The rise of the Dark Greens

Greta Thunburg castigates lawmakers in Rome

Swedish teen climate activist Greta Thunberg castigated Italian senators on Thursday and told them young people had been lied to about their future.

Geplaatst door NBC News World op Donderdag 18 april 2019

There’s a peculiar ritual that has developed in recent weeks. A small sixteen year old girl travels around Europe, hurls a bunch of insults at prominent left wing politicians, then the politicians applaud her. There are a thousand different interpretations you can let loose on this. You’ve probably already heard some of the most boring ones. The sixteen year old girl is brainwashed by her parents and used by a sly marketing campaign to raise taxes on middle-aged white trash for a fake crisis, just because governments enjoy raising taxes on middle-aged white trash.

I’m going to skip over that one, if that’s what you want to believe I can’t help you. If you look at the available evidence you’ll find that Greta is organic, in the sense that she’s genuinely passionate about the message she conveys. The main reason people live in denial about this is not even greed, it’s because there’s a dark undercurrent among our youth that parents prefer not to think about. You like to think your child is happy, if your child is not happy, you pretend not to notice. If an unhappy child becomes a celebrity and kickstarts a global movement of upset children around the world, you look for alternative explanations.

The more interesting question I think is how she managed to get so popular. She carries the green torch, but it has taken on a decisively dark shade under her reign. Surely you must remember the “recycle your plastics, take shorter showers and save the polar bears by buying solar panels” brand of environmentalism. Today you’re witnessing the rise of the “you stole my future because you’re morally corrupt, spiritually blind and devoid of internal life” variety.

For people like me this is an incredible time to be alive, because suddenly we’re no longer alone. The consensus in our culture is changing. The first big change we see is that an uncharismatic girl with high-functioning autism can now get her message across, that’s not how the world worked ten or twenty years ago. I don’t mean that as an insult, all of Greta’s mannerisms reveal a girl who feels uncomfortable in her role but nonetheless tries to fulfill it to the best of her abilities.

People with autism tend to be marginalized, children with autism are at a 28-fold increased risk of attempting suicide. Greta has suffered from eating disorders and depression. She looks much younger than sixteen because her growth has been stunted due to eating disorders. To see a girl who has had such a difficult life gain such a platform is a dramatic shift, as the message of climate change used to be associated with people who were the epitome of having your shit together: Leonardo Dicaprio, Al Gore, etcetera. Something has changed in our culture that allows a sixteen year old girl’s message to be heard.

In addition, the message conveyed through Greta now carries a bleak realistic assesment of our condition that is unprecedented. There was a point in time when people generally thought that you would have some alternative form of energy generation, a car that drives on electricity and then the problem would be solved without any genuine significant cost to our standard of living.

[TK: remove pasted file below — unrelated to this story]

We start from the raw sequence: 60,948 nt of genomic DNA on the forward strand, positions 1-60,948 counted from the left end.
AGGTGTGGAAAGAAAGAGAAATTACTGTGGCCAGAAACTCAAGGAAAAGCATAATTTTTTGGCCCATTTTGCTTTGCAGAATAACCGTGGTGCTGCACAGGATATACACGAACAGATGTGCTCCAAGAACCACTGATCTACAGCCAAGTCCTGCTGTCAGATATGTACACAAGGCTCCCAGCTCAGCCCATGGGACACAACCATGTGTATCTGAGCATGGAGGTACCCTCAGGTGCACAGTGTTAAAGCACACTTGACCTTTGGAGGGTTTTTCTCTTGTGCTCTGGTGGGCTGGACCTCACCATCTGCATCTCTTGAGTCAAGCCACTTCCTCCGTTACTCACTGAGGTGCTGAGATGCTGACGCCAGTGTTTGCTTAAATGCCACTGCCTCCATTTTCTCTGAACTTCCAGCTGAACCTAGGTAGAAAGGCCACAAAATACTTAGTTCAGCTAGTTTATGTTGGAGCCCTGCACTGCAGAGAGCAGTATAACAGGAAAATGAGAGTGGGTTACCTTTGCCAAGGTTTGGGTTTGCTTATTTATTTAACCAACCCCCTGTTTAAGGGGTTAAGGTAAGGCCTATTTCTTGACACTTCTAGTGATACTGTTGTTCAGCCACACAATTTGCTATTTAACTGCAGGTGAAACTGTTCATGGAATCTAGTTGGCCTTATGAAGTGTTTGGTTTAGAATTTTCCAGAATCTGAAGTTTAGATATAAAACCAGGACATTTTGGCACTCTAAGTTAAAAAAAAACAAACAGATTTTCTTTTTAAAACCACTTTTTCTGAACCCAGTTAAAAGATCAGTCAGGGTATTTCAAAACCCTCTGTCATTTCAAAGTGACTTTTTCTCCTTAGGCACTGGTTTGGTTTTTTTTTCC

Climate change was our generation’s ozone hole, you change some industrial processes and then you continue life as usual. But now it’s conveyed as an existential threat that requires a dramatic shift in our standard of living as well as a fundamental value reorientation of our society. That’s ultimately a more realistic assesment, not in the least of reasons because climate change is fundamentally an issue of humanity overstepping one of multiple planetary boundaries.

The pollution of our atmosphere with huge amounts of carbon dioxide has an equivalent in the form of huge oceanic dead zones where our nitrogen pollution leads to enrmous algae blooms. Climate change is not a technological problem in need of an electric car or a Thorium reactor, but a symptom of ecological overshoot as part of a fundamentally exploitative relationship towards the natural world we inhabit.

As an example of what I mean, a society that can burn fossil fuels that took millions of years to generate, to sustain a negative-sum game of competitive energy consumption meant to sustain cryptocurrencies that are bought by people in an effort to get rich quick has a cultural problem, not a technological one. Our society has a cultural problem.

At least this is the “dark green” interpretation of our crisis. The term dark green was created by self-proclaimed “bright greens” who insist that technological solutions will allow us escape our predicament and who tend to hold a disproportionate influence over policymakers compared to darker shades of environmentalism, but it’s generally a useful concept. As with most cases where two camps disagree, the truth tends to lie somewhere in between. I would be the last to deny that some new technologies can help us address our predicament.